By now the war in North Africa was over.  The war was raging in Italy and the Battle of Casino was on.  Fred was waiting for his call-up papers being patriotic he was raring to go.  For some time now, although young men were needed for the forces, there was also a strong need for coal.  Ernest Bevin, a Labour Politician of the time expressed the need for coal.  Itwas agreed through Parliament that potential conscripts for the services were given the option.  They called these miners, Bevin Boys, after the name of the politician.  Dad and Fred had a great difference of opinion.  Dad was saying "Haven't they got enough of my boys already," and Fred, determined to go into the army, played on his weak chest and coal dust.  Soon after, proud Fred received his call up papers.  He had to report to Wellington Barracks in Brentwood to train for the Royal Fusiliers (another PBI).  Dad received a letter from my sister Lily who by this time had three sons John, Ken and Fred.  She said that she had just arrived back in London, after being evacuated to Northampton.  Lily mentioned that she had seen Fred just before he joined up.  She said that she was in contact with Joe and Charlie. She said that she would be over on Saturday afternoon, as she said she knew that Stan was working the rest of the time, and that he hadn't seen her children.  We received another letter from Joe, now he was in Naples.  Joe was usually in the thick of things being as he was in the Rifle Brigade which was traditionally known as a crack regiment.  True to her word, Lily arrived on the Saturday afternoon, just as I got home from work.  I met her at our front door just as I got off the bus.  She told me that she had walked all the way from Stoke Newington which must be a five mile walk; she had the three kids with her, one in a pram.  It was a few years since I had seen Lily, and I had never seen her children before.  You can imagine there was plenty to talk about.  Dad asked her why she had to drag the kids all this way, she explained that she knew that I hadn't seen her children, secondly that her husband Arthur, was working away at Vickers Armstrong, on war work, and thirdly, that her mother-in-law that lived with them, was too old to be lumbered with young kids.  As Lily couldn't get the pram on a bus, she decided to do it the hard way.  Trust old Lily that was typical of her.  While she was there a letter from Charlie arrived, news is coming in thick and fast lately.  Now he is in Egypt, all the indications are that he will soon be going to Italy, that's where all the trouble was then.  Reading Charlie's letter set Lily off.  Like dad, she was a rare one for holding a conversation and reminiscing about old times.  She told me, that as Charlie was the eldest of the four boys and being as he was working, would always have a nice blue serge suit for best wear.  She said that mum would not go to bed on Sunday nights, until he got home from the pictures or whatever.  Directly he did, she would make him take off his suit, give a good brushing, check for any marks or stains, if so clean them off, press it up, fold it up in a piece of clean sheet ready for the pawn brokers Monday morning.  On a good day mum would get seven and six for pawn, on a bad day only five bob.  She said, and I agreed, that Charlie always looked as though he had a few bob.  He wouldn't let the old man know, even if he did, otherwise the old man would plead poverty.  But, she said "Charlie wouldn't see the old man go short if it really came to the crunch.”  I was never aware of a time that my father wasn't short of money.  Although there must have been one time for a short period when I was evacuated that was an exception.  It would have been when my mother and all three boys were working.  But then when mum left home, then as the three boys joined the army, one by one, dad was back to square one.  I always did say, that poor old dad was born poor, died poor and was poor in between.  Next, a letter from Fred, it was the first since his call-up.  Dad opened it up first, and then handed me another letter that was also inside.  It read, Dear Stan, I want to say sorry for the way we used to keep falling out with each other.  I realise that it was mostly my fault, don't worry, I will make it up to you when I get home.  Signed Fred.  After reading that letter, I then knew why Fred had so many friends, and why he was so well liked.  What with me being the only one working now, dad was relying on me more than ever.  Dad kept telling me that he didn't know how we were going to manage now that Fred's gone.  The only way was to ask for a rise, after all I was a conscientious worker, and had passed through the various stages of shoe making.  I thought that Bert must know our financial state, now that Fred and Joe were not working anymore.  So I thought I would put it to him.  Because of that, and because of the friendship between Fred and Bert, I thought that I stood a good chance.  Well, Bert said yes and got me an extra five shillings a week.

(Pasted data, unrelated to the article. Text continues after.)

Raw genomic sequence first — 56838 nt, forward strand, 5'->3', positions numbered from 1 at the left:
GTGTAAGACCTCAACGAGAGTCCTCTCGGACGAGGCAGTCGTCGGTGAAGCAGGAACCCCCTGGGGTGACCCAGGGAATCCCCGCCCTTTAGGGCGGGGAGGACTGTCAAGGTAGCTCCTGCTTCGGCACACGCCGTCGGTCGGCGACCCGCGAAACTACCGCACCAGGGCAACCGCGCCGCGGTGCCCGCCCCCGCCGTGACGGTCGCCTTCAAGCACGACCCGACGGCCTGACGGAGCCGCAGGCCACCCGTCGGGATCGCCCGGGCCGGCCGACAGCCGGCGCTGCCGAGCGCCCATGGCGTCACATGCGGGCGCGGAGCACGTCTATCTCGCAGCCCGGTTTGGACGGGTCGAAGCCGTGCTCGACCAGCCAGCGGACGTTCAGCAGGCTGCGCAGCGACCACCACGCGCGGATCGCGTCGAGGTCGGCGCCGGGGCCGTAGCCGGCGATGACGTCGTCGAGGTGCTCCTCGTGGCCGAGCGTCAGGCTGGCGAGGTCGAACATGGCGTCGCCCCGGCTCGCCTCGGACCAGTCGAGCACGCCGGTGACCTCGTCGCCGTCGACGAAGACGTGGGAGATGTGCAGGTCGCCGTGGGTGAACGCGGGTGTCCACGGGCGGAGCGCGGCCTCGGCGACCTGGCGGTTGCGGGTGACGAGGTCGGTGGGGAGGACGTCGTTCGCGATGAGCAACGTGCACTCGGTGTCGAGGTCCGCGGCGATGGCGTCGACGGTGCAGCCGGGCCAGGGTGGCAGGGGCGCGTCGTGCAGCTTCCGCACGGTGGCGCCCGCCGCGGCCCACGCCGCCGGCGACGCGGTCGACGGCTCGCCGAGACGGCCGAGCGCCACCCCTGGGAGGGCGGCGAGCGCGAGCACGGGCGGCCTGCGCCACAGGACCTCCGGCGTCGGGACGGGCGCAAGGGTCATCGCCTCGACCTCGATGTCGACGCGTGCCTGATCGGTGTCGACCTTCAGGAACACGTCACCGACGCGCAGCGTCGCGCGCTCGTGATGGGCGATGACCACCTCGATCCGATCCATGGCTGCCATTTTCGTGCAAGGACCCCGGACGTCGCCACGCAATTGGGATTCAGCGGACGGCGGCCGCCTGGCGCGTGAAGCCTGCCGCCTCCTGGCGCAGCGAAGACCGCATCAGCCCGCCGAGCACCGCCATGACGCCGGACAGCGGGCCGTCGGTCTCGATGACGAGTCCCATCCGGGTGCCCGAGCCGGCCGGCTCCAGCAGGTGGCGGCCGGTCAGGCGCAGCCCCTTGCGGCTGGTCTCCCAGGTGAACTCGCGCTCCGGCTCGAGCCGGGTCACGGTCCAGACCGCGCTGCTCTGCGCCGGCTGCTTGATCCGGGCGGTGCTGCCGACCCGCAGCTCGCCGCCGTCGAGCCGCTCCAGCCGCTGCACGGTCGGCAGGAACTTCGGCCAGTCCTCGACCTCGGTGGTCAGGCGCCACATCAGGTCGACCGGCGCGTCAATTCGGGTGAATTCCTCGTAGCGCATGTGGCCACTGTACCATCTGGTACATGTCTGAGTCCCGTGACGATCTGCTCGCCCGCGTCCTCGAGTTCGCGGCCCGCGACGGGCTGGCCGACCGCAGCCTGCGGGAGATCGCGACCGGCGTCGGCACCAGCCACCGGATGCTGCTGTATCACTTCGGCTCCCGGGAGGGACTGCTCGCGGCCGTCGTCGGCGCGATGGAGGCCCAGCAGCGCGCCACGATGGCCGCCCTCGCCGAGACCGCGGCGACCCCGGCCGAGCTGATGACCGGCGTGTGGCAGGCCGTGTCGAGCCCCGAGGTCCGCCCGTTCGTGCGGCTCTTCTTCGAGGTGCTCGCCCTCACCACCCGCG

Mum and I had an arrangement to meet outside my firm every Monday evening straight from work.  We would go into the Italian Cafe in Mare Street.  From there we would go to the pictures.  We would either go to the Regal Cinema at the top of Well Street.  The pavilion at the top of Mare Street or the Odeon at Dalston Junction.  Each cinema showed a different film, lasting for one week only.  I mentioned before, that every morning, as a ritual, we would have to eat porridge for breakfast, that was a must in our household, it was made with water, not milk, with sugar to taste.  It couldn't be any porridge, dad would insist on Quaker Oats, nothing else would do, that was law.  And to run out of it, without replacing it for the following morning, was committing a cardinal sin.  Well one morning, this happened.  There was only dad and myself at home by then.  As always, I was the first one downstairs, when I noticed that we were out of porridge.  I called up to let the old man know, as I had no money I couldn't avoid him knowing.  I also knew that he would be down shortly for breakfast.  After getting a lecture from the old man, he said "Get up to the grocers shop now, before you go to work and get some.". When I said, "Give us the money", he said "Money, I've got no bloody money, Just tell him you want it on the account, and don't come back without it".  The ‘him’ dad was referring to, was a little old Jewish man who had the grocer’s shop, in Hackney Road.  This man was a weird looking bloke, he was even shorter than me and that's saying something.  He had a very big round face, with a little bird-like nose, and to top it all he had a very high pitched voice.  When I got into the shop, I told him who I was, and that I was Mr Keyte's son.  He said, "Oh yes, I think I've seen you before, what can I get you sonny?”  In his squeaky voice.  I said, "Dad wants a packet of Quaker Oats and he said, put it on his account, till Friday."  When he was sure who it was for he said, "I'm out of Quaker Oats, and waiting for it to come in.”  It must be understood, that dad had another strict rule.  If you go out to get something, and it can't be obtained, never come back empty handed.  When the old Jew said that he was out of Quaker Oats, I faced a dilemma.  Before I could say anything, he said, "Why don't you have the loose oats," but I said, "Dad only wants Quaker.”  He then pointed to a sack near the door that was half full of oats and said “It's the same, just a different name that's all.”  After agreeing that it should be ok, he weighed it up on the scales in a brown paper bag.  He told me to tell dad, that the price would be the same and to tell dad that he could settle on Friday.  I had to run all the way back, in order not to be late for work.  As I rushed in, Dad shouted, "Is that you boy, have you got the porridge?  Put it on I'm just coming down.”  As I was struggling toget mine down, dad sat down for his.  He would always make a point of tucking the corner of his handkerchief down his neck-front before eating, as a form of napkin, it was an old habit.  He even put his jacket on before sitting down to meals and that included breakfast, it was a wonder he didn't put on his bowler hat as well.  After one or two spoonfuls he was making noises like he had a hair caught in his throat.  He looked at me and said, "Have you been combing your bloody hair over this table again?”  (Another pet hate).  So I said “No.”  Then he said, "Well where are all these bloody hairs coming from then?”  He put down his spoon and said, "Stan is this Quaker Oats?’  So I told him "No.”  Then he asked me what porridge is it?  So I said, "I don't know, all I know is it came out of a sack, it's loose.”  I also told dad that it only cost the same money.  "The b*****d" he said, "He knows we only eat Quaker Oats and I've got a mouthful of bloody sacking.  Put your coat on, and come with me.”  I will never forget that day.  He stormed into the shop with me.  The little old boy in his white smock and flat cap perched on his large head, must have read dad's mood.  He toddled behind the counter, then in his squeaky voice said, "Hello Mr Keyte.”  "Don't you Mr Keyte me, you b*****d," he said, "You know we only eat Quaker Oats in our house and I've got a mouthful of bloody hairs.  How dare you try to catch my boy with this muck?”  With that, he slung the half filled bag of porridge at him.  It hit him on the head, knocking his hat off, and scattering oats all over his shelves.  "I wouldn't go into that shop again for a fortune."
           
 
So, Stan’s three brothers are in the army, Joe has been injured in Africa,  his sister Lily visits with her three children who Stan has yet to meet, because of her being evacuated, and there’s a disaster at Bethnal Green underground station.  But despite everything that’s going on, Stan can still relate a funny story about his crotchety dad.  Typical of Stan! 
 
He’s going to needs his sense of humour when his dad is injured by a doodlebug and things go from bad to worse, as we learn in chapter 6: http://bit.ly/2xWkyiH 
Growing up in London during the 1950s I well remember my Uncle Stan for his hilarious stories of the East-End and the characters he lived and worked with. Following his death in 1998, Aunt Jean gave me a copy of ‘Us’s & Co’ his account of growing up during the 1930s and his talent, for telling a story, had transferred to the written word. Along with his daughters, Donna and Cheryl, we agree that his memories will be of interest beyond our family.

Eric Baker

One among his nephews and nieces.